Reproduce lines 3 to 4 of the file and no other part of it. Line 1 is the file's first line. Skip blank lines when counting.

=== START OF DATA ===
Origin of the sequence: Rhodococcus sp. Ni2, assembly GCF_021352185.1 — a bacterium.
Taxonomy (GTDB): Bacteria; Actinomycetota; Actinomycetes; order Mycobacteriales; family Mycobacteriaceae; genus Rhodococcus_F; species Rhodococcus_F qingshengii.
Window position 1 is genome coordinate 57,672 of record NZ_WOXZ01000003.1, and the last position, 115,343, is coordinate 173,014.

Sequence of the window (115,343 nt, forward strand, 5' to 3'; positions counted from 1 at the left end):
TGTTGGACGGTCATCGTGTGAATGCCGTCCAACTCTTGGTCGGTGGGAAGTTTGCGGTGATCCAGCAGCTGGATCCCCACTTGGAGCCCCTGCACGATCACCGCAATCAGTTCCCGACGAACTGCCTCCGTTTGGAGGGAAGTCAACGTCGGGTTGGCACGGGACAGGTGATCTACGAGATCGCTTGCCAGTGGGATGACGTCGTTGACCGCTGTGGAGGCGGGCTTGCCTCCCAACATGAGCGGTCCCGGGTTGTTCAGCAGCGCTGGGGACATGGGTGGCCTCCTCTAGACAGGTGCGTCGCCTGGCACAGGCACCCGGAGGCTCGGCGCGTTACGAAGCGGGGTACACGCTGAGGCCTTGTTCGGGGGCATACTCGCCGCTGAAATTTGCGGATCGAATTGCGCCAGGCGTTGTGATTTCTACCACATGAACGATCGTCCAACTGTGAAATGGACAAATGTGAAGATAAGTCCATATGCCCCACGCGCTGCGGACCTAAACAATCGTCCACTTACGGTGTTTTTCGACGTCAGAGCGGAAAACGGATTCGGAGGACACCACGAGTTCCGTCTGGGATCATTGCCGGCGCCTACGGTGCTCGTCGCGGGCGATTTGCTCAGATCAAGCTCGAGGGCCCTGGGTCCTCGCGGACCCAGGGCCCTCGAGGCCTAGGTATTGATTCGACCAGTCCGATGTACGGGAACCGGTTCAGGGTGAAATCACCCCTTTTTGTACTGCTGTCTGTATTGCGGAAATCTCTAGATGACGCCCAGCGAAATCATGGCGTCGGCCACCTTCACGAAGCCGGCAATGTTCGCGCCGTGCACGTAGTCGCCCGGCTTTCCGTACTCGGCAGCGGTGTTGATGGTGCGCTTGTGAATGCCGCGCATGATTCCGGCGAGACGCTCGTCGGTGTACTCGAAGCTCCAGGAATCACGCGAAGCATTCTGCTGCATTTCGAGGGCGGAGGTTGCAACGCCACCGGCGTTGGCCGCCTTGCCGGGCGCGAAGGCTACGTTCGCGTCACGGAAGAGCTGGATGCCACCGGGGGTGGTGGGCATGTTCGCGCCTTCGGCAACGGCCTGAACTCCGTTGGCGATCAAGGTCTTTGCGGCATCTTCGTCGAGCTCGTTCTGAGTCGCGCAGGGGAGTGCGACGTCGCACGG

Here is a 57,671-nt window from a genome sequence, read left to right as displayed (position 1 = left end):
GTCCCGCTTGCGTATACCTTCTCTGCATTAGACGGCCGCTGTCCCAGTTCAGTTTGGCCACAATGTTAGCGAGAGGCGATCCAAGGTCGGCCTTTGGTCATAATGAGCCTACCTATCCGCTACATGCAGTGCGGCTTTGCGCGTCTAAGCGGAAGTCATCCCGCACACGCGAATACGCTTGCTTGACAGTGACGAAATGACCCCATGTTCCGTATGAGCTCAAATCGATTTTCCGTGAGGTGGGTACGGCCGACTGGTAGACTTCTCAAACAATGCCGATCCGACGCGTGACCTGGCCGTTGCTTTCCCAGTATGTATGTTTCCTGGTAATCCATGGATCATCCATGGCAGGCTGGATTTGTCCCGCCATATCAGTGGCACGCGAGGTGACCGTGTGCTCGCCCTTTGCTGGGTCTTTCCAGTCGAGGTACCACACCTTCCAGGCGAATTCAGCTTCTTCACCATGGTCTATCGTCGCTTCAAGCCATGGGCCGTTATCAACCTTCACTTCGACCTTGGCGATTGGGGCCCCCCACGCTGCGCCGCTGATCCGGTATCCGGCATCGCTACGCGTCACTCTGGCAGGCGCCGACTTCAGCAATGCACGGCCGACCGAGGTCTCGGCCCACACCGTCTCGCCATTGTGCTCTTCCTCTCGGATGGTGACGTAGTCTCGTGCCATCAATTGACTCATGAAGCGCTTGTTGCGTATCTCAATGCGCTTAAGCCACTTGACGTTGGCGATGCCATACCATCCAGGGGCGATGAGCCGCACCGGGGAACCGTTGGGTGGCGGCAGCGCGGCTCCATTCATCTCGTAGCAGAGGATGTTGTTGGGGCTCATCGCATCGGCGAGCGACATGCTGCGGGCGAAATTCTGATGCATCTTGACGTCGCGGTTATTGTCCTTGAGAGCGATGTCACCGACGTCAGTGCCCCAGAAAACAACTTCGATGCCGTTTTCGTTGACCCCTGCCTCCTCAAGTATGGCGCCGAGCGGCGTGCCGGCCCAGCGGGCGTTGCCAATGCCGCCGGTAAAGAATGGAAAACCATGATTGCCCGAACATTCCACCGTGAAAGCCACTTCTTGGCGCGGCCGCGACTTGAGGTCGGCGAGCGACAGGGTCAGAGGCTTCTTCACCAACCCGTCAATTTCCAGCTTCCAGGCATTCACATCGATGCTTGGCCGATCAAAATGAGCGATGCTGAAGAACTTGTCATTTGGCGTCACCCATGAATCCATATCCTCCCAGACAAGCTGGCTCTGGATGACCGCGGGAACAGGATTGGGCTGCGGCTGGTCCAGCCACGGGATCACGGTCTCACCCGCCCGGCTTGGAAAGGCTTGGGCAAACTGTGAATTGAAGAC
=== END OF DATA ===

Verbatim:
Window position 1 is genome coordinate 57,672 of record NZ_WOXZ01000003.1, and the last position, 115,343, is coordinate 173,014.

Sequence of the window (115,343 nt, forward strand, 5' to 3'; positions counted from 1 at the left end):